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# 1  
Old 09-28-2009

Someone recently advised me to use the tee command to write to standard out.

Why would you pipe your commands to
tee -a <filename>
rather than just using
>> <filename>

For example:

date|tee -a myfile

seems to be the same as

date >> myfile

Is there a benefit to using tee that I'm not seeing?


# 2  
Old 09-28-2009
When you need to write a log and put the same data to the tty, then tee is useful.

date > t.lis

does not write anything to the tty. All stdout output goes into the file.

A best use of tee is:
command 2&>1 | tee -a somelog.file

To capture both errors and normal output. This way the person running the script sees what happened. Then support has a log file to refer to as well.
# 3  
Old 09-28-2009
ok. But can't you do the same thing with
command >> somelog.file 2/&1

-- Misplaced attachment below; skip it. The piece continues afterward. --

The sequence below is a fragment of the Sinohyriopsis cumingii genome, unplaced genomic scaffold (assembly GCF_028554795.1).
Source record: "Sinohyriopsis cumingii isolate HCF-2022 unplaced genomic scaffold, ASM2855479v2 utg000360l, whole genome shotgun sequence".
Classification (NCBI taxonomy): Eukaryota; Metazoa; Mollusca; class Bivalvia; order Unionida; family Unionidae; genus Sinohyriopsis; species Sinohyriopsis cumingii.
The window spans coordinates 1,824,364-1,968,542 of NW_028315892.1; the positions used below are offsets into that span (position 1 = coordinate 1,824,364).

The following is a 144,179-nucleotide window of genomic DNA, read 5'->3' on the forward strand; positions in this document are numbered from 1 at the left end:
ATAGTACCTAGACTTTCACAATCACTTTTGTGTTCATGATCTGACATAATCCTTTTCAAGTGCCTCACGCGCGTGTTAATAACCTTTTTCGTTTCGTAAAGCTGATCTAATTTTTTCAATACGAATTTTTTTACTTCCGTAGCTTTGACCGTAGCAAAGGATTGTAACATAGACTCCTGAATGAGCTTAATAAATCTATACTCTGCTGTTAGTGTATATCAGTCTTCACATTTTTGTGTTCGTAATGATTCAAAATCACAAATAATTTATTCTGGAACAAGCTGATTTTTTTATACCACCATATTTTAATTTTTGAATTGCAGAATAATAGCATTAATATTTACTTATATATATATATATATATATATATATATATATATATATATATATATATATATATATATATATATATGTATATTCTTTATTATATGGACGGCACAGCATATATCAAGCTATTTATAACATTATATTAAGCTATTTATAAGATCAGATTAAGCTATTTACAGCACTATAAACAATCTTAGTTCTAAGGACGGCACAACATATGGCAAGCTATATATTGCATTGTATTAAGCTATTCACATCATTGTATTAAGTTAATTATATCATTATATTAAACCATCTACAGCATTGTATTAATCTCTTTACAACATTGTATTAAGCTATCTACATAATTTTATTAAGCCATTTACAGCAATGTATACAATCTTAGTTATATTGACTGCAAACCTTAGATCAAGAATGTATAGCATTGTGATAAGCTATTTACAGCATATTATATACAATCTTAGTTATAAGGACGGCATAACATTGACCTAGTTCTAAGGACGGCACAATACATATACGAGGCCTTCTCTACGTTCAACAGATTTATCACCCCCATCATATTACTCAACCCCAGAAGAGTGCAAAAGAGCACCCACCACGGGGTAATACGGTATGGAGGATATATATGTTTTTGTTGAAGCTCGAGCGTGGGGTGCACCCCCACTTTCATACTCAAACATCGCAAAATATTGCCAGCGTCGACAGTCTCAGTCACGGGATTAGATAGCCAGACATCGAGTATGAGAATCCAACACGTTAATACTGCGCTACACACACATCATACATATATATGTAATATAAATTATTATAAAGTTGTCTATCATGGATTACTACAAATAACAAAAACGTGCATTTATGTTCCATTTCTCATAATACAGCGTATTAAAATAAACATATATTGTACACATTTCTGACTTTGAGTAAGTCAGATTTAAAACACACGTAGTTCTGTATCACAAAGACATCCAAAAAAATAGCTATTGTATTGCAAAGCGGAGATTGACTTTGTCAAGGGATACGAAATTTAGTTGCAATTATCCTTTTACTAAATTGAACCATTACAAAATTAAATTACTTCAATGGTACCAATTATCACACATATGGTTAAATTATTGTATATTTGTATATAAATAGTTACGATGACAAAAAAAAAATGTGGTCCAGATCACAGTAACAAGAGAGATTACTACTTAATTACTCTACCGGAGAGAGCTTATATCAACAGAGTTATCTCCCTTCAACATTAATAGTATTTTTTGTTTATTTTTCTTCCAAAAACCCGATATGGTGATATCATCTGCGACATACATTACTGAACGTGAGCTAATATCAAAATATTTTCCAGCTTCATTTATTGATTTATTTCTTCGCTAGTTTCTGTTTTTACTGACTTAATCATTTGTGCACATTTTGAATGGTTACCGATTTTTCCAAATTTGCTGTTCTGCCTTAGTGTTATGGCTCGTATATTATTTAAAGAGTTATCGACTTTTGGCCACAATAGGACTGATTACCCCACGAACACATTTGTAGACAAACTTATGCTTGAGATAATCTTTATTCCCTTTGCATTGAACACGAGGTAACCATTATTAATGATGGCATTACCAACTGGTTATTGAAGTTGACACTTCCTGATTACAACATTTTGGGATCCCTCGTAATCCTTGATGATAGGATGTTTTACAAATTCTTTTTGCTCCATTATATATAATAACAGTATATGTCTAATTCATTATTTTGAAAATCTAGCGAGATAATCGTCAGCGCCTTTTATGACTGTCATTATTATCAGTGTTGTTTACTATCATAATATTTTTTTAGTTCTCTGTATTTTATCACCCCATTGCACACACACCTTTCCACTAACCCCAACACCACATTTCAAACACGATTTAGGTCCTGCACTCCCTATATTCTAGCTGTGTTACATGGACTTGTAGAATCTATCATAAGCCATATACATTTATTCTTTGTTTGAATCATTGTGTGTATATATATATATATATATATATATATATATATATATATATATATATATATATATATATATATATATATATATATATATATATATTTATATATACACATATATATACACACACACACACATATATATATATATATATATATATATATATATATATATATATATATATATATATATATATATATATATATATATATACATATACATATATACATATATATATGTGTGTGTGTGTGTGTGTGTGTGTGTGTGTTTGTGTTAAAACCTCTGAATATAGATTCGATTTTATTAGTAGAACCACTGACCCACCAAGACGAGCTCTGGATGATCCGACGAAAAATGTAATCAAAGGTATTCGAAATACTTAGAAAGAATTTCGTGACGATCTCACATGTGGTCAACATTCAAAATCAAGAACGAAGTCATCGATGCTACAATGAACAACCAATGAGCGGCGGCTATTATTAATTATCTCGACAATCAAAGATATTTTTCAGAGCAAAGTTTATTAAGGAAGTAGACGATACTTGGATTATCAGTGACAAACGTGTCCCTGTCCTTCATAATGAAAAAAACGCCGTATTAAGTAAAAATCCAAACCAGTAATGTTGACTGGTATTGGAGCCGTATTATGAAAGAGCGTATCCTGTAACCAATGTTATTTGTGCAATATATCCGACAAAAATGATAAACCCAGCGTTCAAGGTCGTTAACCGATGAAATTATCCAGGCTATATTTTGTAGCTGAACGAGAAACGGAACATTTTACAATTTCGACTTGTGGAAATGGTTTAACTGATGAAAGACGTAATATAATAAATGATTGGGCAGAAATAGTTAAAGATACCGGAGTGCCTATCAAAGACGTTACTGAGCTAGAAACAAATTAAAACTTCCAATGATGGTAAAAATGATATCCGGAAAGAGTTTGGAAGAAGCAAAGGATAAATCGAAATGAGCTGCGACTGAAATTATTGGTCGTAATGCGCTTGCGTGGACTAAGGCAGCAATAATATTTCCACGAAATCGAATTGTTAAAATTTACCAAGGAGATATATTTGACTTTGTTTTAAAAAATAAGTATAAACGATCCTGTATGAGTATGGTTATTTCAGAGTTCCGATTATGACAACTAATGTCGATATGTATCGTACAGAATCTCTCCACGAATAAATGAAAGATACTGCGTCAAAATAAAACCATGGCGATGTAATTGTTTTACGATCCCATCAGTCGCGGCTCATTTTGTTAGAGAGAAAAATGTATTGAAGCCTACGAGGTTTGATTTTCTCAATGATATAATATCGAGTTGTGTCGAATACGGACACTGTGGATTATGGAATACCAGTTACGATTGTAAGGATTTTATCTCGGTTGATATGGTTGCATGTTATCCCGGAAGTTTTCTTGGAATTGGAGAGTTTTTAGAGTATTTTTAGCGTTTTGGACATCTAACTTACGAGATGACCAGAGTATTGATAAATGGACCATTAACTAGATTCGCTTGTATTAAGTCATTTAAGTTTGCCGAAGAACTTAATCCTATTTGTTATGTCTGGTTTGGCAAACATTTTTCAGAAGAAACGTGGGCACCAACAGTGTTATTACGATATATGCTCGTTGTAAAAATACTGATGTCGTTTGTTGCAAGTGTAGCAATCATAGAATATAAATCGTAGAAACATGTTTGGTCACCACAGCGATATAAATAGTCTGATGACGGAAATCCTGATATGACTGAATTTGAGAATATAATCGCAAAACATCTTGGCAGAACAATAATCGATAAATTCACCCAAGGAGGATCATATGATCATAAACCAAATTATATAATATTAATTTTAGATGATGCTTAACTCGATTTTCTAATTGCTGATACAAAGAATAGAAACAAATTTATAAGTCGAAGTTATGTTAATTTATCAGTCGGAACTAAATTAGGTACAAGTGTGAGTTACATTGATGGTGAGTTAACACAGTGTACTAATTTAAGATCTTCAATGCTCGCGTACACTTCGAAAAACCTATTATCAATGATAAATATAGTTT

# 4  
Old 09-28-2009
I think you missed the main point of Jim's statement:

When you need to write a log and put the same data to the tty, then tee is useful.
Tee will write to the file and copy the output to the screen.

If you want to write to the file, and not see the output then don't use tee, otherwise do.
# 5  
Old 09-28-2009
Ok. Thanks. That helps me.
# 6  
Old 09-30-2009
mysql -uroot -pPassWord --tee='/root/myquery.txt'

I do always use tee while accessing Mysql database. This helps me to check the output of a sql command when I can not browse the earlier pages using "Page Up".
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